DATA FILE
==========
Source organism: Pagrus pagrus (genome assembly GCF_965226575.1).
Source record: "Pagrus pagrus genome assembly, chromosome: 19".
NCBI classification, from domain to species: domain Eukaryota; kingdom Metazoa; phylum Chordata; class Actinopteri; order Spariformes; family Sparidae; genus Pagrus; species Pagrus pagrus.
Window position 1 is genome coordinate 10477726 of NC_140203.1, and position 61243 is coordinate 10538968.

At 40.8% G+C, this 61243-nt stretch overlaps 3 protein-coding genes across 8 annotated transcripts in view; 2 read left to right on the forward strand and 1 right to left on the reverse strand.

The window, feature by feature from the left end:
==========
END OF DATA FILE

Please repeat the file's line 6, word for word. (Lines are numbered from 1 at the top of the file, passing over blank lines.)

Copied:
The window, feature by feature from the left end: